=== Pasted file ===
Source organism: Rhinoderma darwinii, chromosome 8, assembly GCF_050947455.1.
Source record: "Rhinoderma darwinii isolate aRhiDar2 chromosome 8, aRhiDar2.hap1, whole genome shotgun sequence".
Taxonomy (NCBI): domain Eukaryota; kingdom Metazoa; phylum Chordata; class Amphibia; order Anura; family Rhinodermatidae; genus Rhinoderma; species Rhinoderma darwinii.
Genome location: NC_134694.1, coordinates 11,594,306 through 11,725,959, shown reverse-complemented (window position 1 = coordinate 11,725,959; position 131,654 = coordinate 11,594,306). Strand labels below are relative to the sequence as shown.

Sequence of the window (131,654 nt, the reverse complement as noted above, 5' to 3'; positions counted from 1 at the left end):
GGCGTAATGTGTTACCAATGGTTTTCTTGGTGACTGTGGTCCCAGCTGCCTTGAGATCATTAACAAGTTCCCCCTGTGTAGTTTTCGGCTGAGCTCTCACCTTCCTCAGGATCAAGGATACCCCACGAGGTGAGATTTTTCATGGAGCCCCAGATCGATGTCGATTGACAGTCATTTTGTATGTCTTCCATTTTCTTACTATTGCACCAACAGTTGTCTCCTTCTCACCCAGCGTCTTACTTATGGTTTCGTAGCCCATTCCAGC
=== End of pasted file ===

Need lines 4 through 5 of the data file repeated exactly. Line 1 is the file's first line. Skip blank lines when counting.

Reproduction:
Genome location: NC_134694.1, coordinates 11,594,306 through 11,725,959, shown reverse-complemented (window position 1 = coordinate 11,725,959; position 131,654 = coordinate 11,594,306). Strand labels below are relative to the sequence as shown.

Sequence of the window (131,654 nt, the reverse complement as noted above, 5' to 3'; positions counted from 1 at the left end):